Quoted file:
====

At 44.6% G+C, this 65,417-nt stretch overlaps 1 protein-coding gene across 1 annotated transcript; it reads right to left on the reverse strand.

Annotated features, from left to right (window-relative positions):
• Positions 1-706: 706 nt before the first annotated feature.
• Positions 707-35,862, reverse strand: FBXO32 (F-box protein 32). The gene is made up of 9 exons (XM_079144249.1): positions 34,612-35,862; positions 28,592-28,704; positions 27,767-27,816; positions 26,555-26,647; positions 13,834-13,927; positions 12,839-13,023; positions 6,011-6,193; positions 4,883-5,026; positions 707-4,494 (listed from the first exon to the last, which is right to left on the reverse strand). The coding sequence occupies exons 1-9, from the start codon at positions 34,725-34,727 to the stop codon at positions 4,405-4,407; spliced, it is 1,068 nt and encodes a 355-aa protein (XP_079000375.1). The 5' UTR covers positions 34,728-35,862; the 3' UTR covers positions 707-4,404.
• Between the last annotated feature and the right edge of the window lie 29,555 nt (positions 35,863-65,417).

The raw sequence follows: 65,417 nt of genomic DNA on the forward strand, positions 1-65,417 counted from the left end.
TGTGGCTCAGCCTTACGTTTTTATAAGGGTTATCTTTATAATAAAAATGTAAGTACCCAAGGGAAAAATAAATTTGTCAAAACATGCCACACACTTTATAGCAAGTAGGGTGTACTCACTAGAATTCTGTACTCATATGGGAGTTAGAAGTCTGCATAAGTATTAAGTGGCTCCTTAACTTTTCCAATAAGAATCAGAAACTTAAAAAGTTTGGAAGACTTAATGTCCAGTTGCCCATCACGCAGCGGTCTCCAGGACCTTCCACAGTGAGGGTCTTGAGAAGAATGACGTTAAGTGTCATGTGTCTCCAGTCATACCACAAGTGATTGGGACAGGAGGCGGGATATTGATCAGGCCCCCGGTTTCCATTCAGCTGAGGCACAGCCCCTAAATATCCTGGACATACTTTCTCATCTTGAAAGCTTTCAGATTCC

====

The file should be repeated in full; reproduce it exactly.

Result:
At 44.6% G+C, this 65,417-nt stretch overlaps 1 protein-coding gene across 1 annotated transcript; it reads right to left on the reverse strand.

Annotated features, from left to right (window-relative positions):
• Positions 1-706: 706 nt before the first annotated feature.
• Positions 707-35,862, reverse strand: FBXO32 (F-box protein 32). The gene is made up of 9 exons (XM_079144249.1): positions 34,612-35,862; positions 28,592-28,704; positions 27,767-27,816; positions 26,555-26,647; positions 13,834-13,927; positions 12,839-13,023; positions 6,011-6,193; positions 4,883-5,026; positions 707-4,494 (listed from the first exon to the last, which is right to left on the reverse strand). The coding sequence occupies exons 1-9, from the start codon at positions 34,725-34,727 to the stop codon at positions 4,405-4,407; spliced, it is 1,068 nt and encodes a 355-aa protein (XP_079000375.1). The 5' UTR covers positions 34,728-35,862; the 3' UTR covers positions 707-4,404.
• Between the last annotated feature and the right edge of the window lie 29,555 nt (positions 35,863-65,417).

The raw sequence follows: 65,417 nt of genomic DNA on the forward strand, positions 1-65,417 counted from the left end.
TGTGGCTCAGCCTTACGTTTTTATAAGGGTTATCTTTATAATAAAAATGTAAGTACCCAAGGGAAAAATAAATTTGTCAAAACATGCCACACACTTTATAGCAAGTAGGGTGTACTCACTAGAATTCTGTACTCATATGGGAGTTAGAAGTCTGCATAAGTATTAAGTGGCTCCTTAACTTTTCCAATAAGAATCAGAAACTTAAAAAGTTTGGAAGACTTAATGTCCAGTTGCCCATCACGCAGCGGTCTCCAGGACCTTCCACAGTGAGGGTCTTGAGAAGAATGACGTTAAGTGTCATGTGTCTCCAGTCATACCACAAGTGATTGGGACAGGAGGCGGGATATTGATCAGGCCCCCGGTTTCCATTCAGCTGAGGCACAGCCCCTAAATATCCTGGACATACTTTCTCATCTTGAAAGCTTTCAGATTCC